The packaging and transport of hazardous chemicals (hazchem) and dangerous goods comes with innate risk, so it’s vitally important that these substances are stored and labelled in line with workplace health and safety regulations. Placards are critical to ensure the safe storage of dangerous goods both in facilities and in transit. Read on to better understand why placards are necessary, and how to properly interpret them.
Placards are used as visual indicators of high-risk chemicals and dangerous goods in a certain area. This includes manufacturing and storage facilities, and goods transport vehicles. A placard must be placed so that they are visible from both sides of a vehicle or container.
A placard is defined in the Australian Dangerous Goods Code as any class label or Emergency Information Panel (EIP) affixed to a cargo transport unit or placardable unit.
A placard load is defined as any Dangerous Goods transported unit which must be placarded with either a class label or EIP. See table 5.3 below for minimum quantities requiring an EIP.
A cargo transport unit includes any of the following: a road or rail transport vehicle, a portable tank, a bulk or freight container, or a MEGC. In this regard, the vehicle and the placard load receptacle are distinct entities.
Placard load requirements can vary between regions and the mode of transport. Dangerous goods transported by sea or by air are beholden to international maritime and aviation regulation, rather than local laws.
All Dangerous Goods packages and articles transported by road and rail in Australia are required to show a label which includes the DG classification and the UN number of the substance, as shown below:
Emergency information panels (EIPs) are a type of placard used on bulk portable or transported dangerous goods inside Australia. Transported dangerous goods loads larger than 500 L or kg must be placarded with EIPs to identify any hazards presented by the substance or chemical, as well as provide emergency services contact details. Version 7.7 of the Australian Code for the Transport of Dangerous Goods by Road & Rail outlines minimum quantities of goods which require placarding with Emergency Information Panels, in addition to class labels. See the table below.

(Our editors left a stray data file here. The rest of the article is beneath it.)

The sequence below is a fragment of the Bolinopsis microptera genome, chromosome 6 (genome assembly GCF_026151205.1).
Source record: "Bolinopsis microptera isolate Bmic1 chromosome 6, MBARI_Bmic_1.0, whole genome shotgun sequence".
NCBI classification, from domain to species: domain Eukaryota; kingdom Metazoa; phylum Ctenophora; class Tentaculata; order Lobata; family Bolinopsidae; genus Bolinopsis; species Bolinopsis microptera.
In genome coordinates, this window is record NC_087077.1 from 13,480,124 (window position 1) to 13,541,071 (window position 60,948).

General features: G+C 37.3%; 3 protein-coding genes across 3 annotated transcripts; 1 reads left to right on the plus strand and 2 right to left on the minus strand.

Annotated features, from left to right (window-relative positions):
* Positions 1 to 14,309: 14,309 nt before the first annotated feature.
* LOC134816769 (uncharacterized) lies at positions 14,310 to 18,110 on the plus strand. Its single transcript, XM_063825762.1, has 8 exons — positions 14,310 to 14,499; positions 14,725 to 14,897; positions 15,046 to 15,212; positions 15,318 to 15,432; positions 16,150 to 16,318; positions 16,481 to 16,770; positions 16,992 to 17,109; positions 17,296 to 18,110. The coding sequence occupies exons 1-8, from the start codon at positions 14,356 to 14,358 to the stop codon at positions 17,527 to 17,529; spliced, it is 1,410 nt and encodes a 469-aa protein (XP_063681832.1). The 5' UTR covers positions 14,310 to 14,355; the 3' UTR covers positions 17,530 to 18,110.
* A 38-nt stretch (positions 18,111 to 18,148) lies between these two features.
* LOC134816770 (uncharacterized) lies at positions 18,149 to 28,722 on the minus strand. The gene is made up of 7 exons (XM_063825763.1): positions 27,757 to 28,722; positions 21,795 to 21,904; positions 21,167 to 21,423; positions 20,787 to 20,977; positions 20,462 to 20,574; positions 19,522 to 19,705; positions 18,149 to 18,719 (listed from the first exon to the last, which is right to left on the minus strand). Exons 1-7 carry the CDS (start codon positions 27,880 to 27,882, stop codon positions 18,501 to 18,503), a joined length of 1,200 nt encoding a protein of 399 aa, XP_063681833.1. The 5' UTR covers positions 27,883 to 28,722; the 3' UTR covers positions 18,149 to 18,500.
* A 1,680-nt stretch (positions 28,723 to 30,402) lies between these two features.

Table 5.3: Placard Load (Minimum Quantities)
(A placard load is defined in 188.8.131.52)
Note: the load must be assessed against both Table 5.3.1 and Table 5.3.2
Dangerous goods not transported under Chapter 3.4
|Dangerous Goods in Cargo Transport Unit
|Placard Load Quantity
|(a) Any dangerous goods in a receptacle (other than an article) with a:
• capacity > 500 L; or
• net mass > 500 kg
|One or more such receptacles (i.e. one or more placardable units)
|(b) Any quantity of:
• Division 2.1 (except Aerosols); or
• Division 2.3; or
• Packing group I of any Class or Division
|Aggregate quantity of all dangerous goods (other than LQ) in the cargo transport unit ≥ 250 kg(L) (see Note 5)
|(c) Division 6.2 Category A
|(d) Division 6.2 (other than Category A)
|≥ 10 kg(L)
|(e) Loads where (a) – (d) do not apply
|Aggregate quantity of dangerous goods (other than LQ) ≥ 1,000 kg(L) (see Note 5) – unless the load is a Fumigated Unit (UN 3359 –see Note 3),
Dangerous goods transported under Chapter 3.4
|Note: these placarding thresholds are separate to and in addition to the above placarding thresholds. In practice, this may mean a single vehicle is required to be placarded with both a placard for the fully regulated DG in the load and an LQ placard.
|Dangerous goods packed in limited quantities and/or domestic consumable dangerous goods.
|Placard Load Quantity
|(f) Limited quantities dangerous goods and / or domestic
consumable dangerous goods (defined in 1.2.1)
|The load includes limited quantities dangerous goods and/or domestic consumable dangerous goods that includes an aggregate quantity of any one UN number from a single place of consignment of ≥ 2,000kg(L)